• As the application grows, it'll be much harder to track state changes as we can't keep track of how the state changed or which components reacted to it.

Now, let's look at the second method to communicate application data and manage its state.

2. Using a simple global store

One of the main disadvantages of the EventBus was the lack of centralized state management. This issue gets solved if we introduce a global store every component can access. In this method, we try to place our data in a global store instead of within single components. The methods that mutate the data within the store will also be placed in the store itself.

Let’s have a look at an example store.

import { reactive } from "vue";

export const store = {
  state: reactive({
    movies: ['Harry Potter', 'LOTR', 'Interstellar']
  addMovie(newMovie) {

You can see how the data array and the method to update are included within the store. One unique thing about this is using “reactive” from Vue to define the state object. This function is used to define a reactive state from a JavaScript object. When this state changes, all components that refer to this state will re-render.

The isolated components will talk to each other through the store. However, they still don’t directly communicate with each other. Therefore the components are loosely coupled. The store method “addMovies” will directly mutate the state. This is also known as store mutation. If one component wants to update the data, it should immediately act on the store method “addMovies.” The data displaying component will only think about getting the store value. It does not care about the store method.

Using a simple global store makes your state and component updates more manageable than the EventBus.

3. Using Vuex state management library

Vuex is a state management library built for the sole purpose of managing a centralized store for application state in VueJS. This is very similar to the Flux pattern developed by Facebook. The main part of Vuex is the Vuex Store. The Vuex store consists of 4 objects.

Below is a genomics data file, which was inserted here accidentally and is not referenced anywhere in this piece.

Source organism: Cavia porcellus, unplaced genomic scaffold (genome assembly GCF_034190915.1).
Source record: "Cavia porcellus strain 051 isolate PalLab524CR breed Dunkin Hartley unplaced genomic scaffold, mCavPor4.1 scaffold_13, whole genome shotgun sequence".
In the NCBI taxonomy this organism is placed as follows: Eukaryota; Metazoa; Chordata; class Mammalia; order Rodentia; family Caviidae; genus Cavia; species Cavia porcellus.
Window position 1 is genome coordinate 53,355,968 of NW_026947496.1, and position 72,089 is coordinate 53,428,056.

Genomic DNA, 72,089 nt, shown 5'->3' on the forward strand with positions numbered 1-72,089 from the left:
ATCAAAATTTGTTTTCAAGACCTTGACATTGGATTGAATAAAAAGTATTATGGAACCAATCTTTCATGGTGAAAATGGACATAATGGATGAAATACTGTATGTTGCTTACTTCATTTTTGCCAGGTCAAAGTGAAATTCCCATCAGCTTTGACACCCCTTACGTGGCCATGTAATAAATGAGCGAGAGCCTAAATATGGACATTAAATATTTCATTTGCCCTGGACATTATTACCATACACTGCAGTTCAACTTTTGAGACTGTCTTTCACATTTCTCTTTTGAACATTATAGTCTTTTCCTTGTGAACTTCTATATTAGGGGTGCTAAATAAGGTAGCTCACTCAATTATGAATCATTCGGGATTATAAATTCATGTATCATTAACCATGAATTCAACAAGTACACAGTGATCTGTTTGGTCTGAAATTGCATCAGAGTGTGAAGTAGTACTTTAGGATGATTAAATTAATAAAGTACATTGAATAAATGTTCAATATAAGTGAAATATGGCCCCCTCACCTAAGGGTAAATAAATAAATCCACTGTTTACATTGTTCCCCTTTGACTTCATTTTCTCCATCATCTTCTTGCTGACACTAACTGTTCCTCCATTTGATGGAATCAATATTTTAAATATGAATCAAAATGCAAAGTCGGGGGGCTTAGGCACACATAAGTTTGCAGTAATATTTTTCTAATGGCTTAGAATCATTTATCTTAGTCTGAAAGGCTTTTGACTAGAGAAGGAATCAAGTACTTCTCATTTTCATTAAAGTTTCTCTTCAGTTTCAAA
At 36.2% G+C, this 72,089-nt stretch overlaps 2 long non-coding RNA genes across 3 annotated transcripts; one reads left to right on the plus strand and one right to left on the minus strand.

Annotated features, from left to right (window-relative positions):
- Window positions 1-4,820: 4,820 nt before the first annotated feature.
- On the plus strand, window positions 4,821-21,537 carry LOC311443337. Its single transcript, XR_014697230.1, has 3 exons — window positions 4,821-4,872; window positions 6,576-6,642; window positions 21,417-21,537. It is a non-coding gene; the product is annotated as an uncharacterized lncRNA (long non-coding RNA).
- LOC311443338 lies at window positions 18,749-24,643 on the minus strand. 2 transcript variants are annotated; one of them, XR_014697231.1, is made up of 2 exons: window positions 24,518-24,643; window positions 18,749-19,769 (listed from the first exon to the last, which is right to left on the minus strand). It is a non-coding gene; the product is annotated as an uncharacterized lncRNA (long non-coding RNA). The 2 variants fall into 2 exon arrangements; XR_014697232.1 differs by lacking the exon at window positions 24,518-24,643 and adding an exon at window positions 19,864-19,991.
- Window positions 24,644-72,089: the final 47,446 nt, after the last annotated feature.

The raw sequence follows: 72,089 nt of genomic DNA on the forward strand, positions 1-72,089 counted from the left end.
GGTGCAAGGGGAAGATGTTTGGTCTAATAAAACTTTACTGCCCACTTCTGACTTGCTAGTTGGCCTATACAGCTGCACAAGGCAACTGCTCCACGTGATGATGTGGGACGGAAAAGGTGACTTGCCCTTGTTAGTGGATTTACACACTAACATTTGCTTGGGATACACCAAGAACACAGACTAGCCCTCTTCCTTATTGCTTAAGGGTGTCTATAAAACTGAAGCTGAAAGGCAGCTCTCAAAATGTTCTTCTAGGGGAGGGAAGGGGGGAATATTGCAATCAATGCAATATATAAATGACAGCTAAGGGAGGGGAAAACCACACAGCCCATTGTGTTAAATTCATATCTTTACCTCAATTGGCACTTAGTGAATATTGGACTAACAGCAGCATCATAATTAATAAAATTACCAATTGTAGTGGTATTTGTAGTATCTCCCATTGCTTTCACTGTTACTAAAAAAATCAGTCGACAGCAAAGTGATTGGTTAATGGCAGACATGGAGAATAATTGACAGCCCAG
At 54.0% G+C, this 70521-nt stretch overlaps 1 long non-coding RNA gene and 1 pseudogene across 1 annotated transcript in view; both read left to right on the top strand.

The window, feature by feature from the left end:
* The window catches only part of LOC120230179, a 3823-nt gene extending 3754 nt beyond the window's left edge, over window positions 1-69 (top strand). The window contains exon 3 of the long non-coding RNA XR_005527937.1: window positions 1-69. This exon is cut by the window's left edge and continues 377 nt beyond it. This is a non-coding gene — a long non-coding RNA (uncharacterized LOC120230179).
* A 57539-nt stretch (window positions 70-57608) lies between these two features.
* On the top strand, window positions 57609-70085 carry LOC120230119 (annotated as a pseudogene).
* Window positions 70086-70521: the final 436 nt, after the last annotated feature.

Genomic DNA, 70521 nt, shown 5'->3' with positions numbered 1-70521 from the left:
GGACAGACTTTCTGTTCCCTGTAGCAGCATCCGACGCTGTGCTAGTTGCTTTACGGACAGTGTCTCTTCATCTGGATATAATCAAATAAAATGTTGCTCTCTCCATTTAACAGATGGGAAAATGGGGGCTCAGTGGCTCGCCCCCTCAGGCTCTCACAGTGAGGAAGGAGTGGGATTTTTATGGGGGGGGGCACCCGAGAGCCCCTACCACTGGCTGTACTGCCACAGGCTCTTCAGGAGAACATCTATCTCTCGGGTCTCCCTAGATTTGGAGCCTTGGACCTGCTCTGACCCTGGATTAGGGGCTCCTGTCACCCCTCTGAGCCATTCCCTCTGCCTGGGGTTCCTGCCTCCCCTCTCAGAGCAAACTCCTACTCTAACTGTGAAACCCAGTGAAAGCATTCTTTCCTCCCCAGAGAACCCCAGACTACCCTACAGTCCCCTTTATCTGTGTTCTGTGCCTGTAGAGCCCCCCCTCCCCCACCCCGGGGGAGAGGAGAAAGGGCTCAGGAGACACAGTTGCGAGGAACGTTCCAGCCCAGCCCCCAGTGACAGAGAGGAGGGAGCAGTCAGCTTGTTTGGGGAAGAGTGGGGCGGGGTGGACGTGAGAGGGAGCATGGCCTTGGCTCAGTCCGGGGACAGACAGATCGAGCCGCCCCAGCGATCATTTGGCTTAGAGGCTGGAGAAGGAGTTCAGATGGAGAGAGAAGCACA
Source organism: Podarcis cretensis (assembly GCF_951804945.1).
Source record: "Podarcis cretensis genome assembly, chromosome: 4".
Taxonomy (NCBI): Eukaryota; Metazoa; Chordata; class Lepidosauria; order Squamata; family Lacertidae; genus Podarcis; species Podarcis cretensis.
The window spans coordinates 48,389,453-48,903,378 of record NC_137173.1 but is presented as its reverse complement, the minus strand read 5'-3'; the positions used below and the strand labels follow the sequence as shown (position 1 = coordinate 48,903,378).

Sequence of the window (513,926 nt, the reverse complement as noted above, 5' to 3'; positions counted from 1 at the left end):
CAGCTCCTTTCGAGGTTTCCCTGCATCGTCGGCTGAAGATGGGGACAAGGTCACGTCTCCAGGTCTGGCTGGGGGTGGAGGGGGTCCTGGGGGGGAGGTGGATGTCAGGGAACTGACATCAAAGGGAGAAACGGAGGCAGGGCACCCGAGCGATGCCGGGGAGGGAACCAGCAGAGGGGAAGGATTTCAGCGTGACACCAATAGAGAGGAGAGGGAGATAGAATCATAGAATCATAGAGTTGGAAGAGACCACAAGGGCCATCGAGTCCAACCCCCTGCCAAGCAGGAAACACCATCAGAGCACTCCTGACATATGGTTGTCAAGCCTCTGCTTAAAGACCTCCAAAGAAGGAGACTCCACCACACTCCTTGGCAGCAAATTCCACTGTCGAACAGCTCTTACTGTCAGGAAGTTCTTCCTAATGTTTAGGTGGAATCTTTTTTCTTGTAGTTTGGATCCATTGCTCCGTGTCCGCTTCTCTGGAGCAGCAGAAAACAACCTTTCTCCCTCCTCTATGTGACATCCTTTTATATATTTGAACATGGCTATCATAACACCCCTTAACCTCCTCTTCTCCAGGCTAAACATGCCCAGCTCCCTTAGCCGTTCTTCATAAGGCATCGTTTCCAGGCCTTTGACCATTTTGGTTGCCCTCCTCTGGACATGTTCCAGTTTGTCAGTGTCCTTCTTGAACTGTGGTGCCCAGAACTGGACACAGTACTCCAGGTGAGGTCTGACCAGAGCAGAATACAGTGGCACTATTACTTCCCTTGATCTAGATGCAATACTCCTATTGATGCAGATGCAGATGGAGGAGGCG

1. State - Contains properties that need to be shared with the entire application (application-wide data). It is a global singleton object, and the state is reactive. Therefore we shouldn't change the object directly.
  2. Getters - Responsible for performing calculations or manipulations to store state before having that information accessible to components.
  3. Actions - Responsible for calling mutations can be used to perform all asynchronous/complex logic before calling mutations. Here, the Actions are invoked using the “store.dispatch()” function.
  4. Mutations - Functions responsible for directly mutating the state (As a common practice, mutations are named in capital letters. e.g., ADD_MOVIE). To invoke a mutation handler, the “store.commit()” function needs to be called. Mutations must always be synchronous.

As you can see, Vuex is an advanced extension of the simple global store we defined in the previous method. Further, Vuex can be integrated with VueJS dev tools that allow time travel debugging.

Vuex solves most problems that we faced with the previous methods. Some of them are as follows.

  1. A centralized store that leads to consistent, shareable data across any component.
  2. Adds structure on how state changes
  3. It simplifies monitoring
  4. Enables time-travel debugging and performance benchmarking
  5. Ensures that you can mutate the state in a predictable manner
  6. Gives the code more structure and maintainability
  7. Allows dividing the store into modules with state, actions, getters, mutations to each store in the modules, useful for application scalability.


I've already discussed three state management patterns for VueJS applications. The choice of state management pattern depends on the scale of your application. For example, if your application is small and doesn't change frequently, you can use an EventBus with a stateless event-driven workflow. However, if your VueJS application is already large and growing, the most stable and efficient state management method would be to use the Vuex library, a centralized state management pattern.

Let me know your thoughts too about these patterns and how relevant they are for your use case.

Thanks for reading!